One area where aides worked to change Trump’s mind was on a proposal to sell antitank missiles to Ukraine. Obama had opposed the move for fear of angering Moscow and provoking a Russian escalation.

Trump initially was also hesitant to support the move, which had the backing of the Pentagon and State Department. “He would say, ‘Why is this our problem? Why not let the Europeans deal with Ukraine?” a U.S. official said.

Aides described a lobbying effort by Pompeo, Haley and Defense Secretary Jim Mattis in support of the lethal aid. “I just want peace,” Trump would say when pressed on Ukraine.

His aides countered that the weapons would help achieve peace by deterring further Russian aggression.

To bring the president around, U.S. officials argued that the $47 million military aid package could be a boon to U.S. taxpayers if cash-strapped Kiev stabilized and someday became a reliable buyer of American military hardware.

To the surprise of even his closest advisers, the president agreed late last year to the weapons transfer on the condition that the move be kept quiet and made without a formal news release.

Aides tried to warn him that there was almost no way to stop the news from leaking.

When it broke, Russia hawks in Congress praised the president. “Another significant step in the right direction,” said Sen. John McCain (R-Ariz.), a frequent Trump critic. But Trump was still furious, an administration official said.

“For some reason, when it comes to Russia, he doesn’t hear the praise,” a senior administration official said. “Politically speaking, the best thing for him to do is to be tough. . . . On that one issue, he cannot hear the praise.”

The poisoning in Britain in early March of former Russian spy Sergei Skripal and his daughter, Yulia, with a nerve agent upped the tension between Trump and his advisers.

Initially, the president was hesitant to believe the intelligence that Russia was behind the attack — a fact that some aides attributed to his contrarian personality and tendency to look for deeper conspiracies. To persuade him, his advisers warned that he would get hammered in the press if he was out of step with U.S. allies, officials said.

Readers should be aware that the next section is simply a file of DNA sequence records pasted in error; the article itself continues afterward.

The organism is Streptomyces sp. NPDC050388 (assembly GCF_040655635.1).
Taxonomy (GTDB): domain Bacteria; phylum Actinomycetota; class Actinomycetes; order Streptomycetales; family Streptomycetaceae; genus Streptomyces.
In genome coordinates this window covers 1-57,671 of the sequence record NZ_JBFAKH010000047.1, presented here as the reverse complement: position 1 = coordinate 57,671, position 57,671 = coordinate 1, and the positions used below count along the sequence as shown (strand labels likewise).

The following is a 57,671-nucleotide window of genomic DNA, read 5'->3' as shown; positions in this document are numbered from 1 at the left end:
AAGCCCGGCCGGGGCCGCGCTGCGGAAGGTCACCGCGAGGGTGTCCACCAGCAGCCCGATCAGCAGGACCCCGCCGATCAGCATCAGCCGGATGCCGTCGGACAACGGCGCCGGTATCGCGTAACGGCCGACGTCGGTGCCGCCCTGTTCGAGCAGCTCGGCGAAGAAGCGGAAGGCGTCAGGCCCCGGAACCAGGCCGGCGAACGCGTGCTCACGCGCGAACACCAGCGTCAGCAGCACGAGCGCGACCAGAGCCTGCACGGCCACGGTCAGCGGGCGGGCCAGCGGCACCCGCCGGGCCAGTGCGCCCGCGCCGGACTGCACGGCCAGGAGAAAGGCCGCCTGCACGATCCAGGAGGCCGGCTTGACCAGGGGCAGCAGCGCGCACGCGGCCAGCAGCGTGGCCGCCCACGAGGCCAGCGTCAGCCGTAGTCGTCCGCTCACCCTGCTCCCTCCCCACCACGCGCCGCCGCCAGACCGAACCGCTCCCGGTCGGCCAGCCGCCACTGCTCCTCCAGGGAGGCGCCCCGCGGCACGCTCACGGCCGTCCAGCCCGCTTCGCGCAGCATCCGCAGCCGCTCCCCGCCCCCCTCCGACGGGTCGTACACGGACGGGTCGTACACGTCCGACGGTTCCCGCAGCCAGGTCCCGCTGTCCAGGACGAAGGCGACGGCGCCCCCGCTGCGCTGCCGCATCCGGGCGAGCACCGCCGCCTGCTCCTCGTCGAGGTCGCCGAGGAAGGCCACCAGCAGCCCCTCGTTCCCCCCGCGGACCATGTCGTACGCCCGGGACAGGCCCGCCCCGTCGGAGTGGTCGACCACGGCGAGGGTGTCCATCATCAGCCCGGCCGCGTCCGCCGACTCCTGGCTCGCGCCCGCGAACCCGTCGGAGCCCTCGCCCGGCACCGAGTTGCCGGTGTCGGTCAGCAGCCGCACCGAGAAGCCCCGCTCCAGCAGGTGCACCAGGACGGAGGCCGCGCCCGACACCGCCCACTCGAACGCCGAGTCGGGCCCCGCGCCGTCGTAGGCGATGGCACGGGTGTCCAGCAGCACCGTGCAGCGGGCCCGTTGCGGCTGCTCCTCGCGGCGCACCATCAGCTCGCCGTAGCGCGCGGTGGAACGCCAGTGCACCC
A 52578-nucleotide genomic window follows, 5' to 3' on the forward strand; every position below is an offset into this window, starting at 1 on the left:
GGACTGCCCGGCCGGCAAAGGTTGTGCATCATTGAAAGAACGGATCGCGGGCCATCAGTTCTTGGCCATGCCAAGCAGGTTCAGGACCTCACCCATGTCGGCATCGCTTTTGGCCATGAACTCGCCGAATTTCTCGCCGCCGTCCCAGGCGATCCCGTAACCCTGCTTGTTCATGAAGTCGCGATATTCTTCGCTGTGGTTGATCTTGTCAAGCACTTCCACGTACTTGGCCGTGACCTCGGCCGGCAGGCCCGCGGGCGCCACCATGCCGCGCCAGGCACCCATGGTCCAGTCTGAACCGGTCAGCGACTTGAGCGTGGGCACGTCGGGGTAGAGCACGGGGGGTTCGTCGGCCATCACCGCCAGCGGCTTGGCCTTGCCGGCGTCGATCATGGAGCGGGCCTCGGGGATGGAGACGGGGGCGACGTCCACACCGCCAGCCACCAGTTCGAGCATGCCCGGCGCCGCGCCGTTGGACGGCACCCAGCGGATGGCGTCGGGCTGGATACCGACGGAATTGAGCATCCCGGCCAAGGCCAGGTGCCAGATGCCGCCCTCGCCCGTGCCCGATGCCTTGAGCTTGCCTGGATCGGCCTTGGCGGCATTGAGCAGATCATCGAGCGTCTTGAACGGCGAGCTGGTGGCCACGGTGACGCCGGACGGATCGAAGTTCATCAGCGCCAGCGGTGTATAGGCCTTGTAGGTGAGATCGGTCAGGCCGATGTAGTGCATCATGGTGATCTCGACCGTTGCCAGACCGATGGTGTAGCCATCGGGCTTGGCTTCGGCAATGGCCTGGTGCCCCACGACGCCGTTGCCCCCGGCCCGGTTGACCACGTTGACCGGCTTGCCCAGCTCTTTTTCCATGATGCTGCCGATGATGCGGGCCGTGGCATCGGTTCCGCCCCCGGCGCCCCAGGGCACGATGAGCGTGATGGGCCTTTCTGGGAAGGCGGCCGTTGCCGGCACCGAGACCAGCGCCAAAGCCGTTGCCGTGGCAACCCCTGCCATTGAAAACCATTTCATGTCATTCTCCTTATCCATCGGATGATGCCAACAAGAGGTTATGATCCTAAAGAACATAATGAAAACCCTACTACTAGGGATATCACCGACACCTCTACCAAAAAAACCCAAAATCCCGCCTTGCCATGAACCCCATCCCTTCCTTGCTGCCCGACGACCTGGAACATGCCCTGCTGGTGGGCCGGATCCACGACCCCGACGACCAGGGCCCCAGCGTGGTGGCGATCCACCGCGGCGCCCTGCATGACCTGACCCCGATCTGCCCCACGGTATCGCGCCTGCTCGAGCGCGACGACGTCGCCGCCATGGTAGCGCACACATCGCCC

“There was a sense that we couldn’t be the only ones not to concede to reality,” the Trump adviser said.

The next task was convincing Trump that he should punish Putin in coordination with the Europeans. “Why are you asking me to do this?” Trump asked in a call with British Prime Minister Theresa May, according to a senior White House official. “What’s Germany going to do? What about France?”

He was insistent that the poisoning in the English city of Salisbury was largely a European problem and that the allies should take the lead in moving against Russia.

Trump told aides in an Oval Office session on March 23 that he was confident French President Emmanuel Macron would deliver on promises to expel Russian officials but that he was worried about German Chancellor Angela Merkel, whose country depends on Russian oil and gas.

The next day, at his Mar-a-Lago resort, Trump’s aides gave him the final memo with the precise number of American expulsions.

The president signed the order on the plane back to Washington.

Trump was furious as news reports described the expulsions as the largest purge in U.S. history and noted the wide gap between the United States and its allies. “If you had told me France and Germany were only doing [four], that’s what we would have done,” one official recalled him saying.

Some officials said it was a simple misunderstanding. Others blamed the president’s strained relationship with his top aides, including H.R. McMaster, his former national security adviser.

“Anytime McMaster came in with a recommendation, he always thought it was too much,” the Trump adviser said. “They were just oil and water on everything. So his natural impulse was, if this was your recommendation, it must be too far.”